Solar airships that look a lot like the Hindenburg—but powered by batteries and flexible solar panels rather than a highly combustible fuel—are emerging as a possible route to decarbonizing air travel, one of the toughest challenges on the road to a zero-carbon future.
While other researchers scramble to find the (possibly) sustainable fuel, hydrogen system, or battery array that will replace fossil fuels for long-haul flights, “relaunching a century-old technology could be a faster approach to climate-friendly air travel,” Anthropocene Magazine reports, citing a new paper in the International Journal of Sustainable Energy. The ships would produce at most 1/20 the emissions of conventional medium-range passenger travel, 1.4% for freight, and cost less to haul goods across the oceans.
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“The airship envisioned in the new study would carry a 10-ton battery and be covered with seven tons of flexible solar cells—capable of providing enough energy for long-haul routes such as between London and New York,” Anthropocene writes. “The battery would be charged before takeoff, representing the only potential source of carbon emissions for the flight. The solar cells would provide the power to propel the airship, as well as recharge the battery to keep the ship aloft at night.”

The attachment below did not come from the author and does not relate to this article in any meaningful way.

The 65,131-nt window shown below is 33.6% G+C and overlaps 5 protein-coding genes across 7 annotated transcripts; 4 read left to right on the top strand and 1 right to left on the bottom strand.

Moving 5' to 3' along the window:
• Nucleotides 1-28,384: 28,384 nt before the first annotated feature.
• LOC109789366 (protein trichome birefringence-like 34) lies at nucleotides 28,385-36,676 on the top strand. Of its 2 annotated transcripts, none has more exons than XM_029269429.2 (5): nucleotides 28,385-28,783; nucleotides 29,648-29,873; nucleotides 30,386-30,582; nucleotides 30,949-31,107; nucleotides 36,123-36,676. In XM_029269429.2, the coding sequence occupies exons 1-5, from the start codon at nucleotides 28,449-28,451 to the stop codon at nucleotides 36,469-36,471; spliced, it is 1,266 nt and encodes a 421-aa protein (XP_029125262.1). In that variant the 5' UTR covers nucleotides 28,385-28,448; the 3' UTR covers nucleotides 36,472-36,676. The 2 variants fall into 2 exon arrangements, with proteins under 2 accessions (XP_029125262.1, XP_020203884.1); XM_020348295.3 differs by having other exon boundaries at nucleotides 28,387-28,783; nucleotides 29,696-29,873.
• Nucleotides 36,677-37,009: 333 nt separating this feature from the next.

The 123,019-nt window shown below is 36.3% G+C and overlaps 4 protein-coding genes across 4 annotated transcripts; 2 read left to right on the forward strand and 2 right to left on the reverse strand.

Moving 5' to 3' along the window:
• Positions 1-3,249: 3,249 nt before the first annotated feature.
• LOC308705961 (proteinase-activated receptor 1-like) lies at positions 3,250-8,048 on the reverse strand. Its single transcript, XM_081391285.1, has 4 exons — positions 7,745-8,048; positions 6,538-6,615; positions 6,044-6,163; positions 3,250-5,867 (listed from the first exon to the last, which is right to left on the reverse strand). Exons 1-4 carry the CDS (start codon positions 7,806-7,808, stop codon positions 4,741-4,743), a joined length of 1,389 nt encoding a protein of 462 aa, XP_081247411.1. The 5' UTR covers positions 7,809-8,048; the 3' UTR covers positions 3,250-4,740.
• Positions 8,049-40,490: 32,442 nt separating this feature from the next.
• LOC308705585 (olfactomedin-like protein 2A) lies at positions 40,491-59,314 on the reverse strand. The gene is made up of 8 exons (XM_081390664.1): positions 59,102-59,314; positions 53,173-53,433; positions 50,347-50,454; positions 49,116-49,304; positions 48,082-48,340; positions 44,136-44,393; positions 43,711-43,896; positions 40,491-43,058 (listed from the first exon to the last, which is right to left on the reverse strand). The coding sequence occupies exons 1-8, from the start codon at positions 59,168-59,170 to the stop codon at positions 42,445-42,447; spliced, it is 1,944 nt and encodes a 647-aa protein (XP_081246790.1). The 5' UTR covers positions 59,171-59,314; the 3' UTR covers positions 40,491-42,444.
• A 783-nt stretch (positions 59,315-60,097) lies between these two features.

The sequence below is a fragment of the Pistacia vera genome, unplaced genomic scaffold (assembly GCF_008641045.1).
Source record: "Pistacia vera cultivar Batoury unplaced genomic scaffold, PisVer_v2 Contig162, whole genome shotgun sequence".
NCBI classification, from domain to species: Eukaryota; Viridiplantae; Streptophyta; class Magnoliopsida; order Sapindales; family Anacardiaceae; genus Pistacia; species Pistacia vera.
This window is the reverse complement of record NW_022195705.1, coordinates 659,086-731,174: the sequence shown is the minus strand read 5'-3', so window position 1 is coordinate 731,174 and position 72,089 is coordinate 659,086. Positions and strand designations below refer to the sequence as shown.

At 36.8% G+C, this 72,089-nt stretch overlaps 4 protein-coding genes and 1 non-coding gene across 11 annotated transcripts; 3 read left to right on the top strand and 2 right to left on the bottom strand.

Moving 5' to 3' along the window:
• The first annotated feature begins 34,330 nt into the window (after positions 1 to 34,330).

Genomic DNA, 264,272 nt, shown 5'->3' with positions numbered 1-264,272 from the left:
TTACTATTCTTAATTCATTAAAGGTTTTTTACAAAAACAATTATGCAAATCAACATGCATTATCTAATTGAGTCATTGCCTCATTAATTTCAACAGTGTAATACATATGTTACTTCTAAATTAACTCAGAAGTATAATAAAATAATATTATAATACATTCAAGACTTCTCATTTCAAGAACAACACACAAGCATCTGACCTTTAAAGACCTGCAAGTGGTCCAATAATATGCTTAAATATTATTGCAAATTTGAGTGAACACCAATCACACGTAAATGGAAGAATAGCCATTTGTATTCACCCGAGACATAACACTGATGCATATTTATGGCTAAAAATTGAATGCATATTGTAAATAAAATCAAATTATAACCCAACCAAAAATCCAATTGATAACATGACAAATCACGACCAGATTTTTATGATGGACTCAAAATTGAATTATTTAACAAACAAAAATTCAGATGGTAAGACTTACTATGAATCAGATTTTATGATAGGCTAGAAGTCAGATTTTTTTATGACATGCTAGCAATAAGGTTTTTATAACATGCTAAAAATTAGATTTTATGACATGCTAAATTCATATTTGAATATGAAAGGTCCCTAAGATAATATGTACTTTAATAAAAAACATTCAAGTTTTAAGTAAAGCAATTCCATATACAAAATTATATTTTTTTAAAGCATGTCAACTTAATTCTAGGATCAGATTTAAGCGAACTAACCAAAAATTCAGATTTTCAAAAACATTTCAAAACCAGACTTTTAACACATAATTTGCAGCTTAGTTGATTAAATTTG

The flights would be a lot slower than travelling by jet—two days and one night eastbound between New York and London, then three days and two nights for the return trip due to heavier headwinds. A 1,791-kilometre flight from Madrid to the Canary Islands would take seven to 20 hours.
“But this speed should be fine for freight transport and is faster than sending freight by sea,” the news story states. “And for passenger travel, the slower speed could actually be an advantage. Airships are much more spacious than jet planes, with room for a passenger dining room and private sleeping quarters,” and the slower, more relaxed ride could reduce jet lag when travellers reach their destination.
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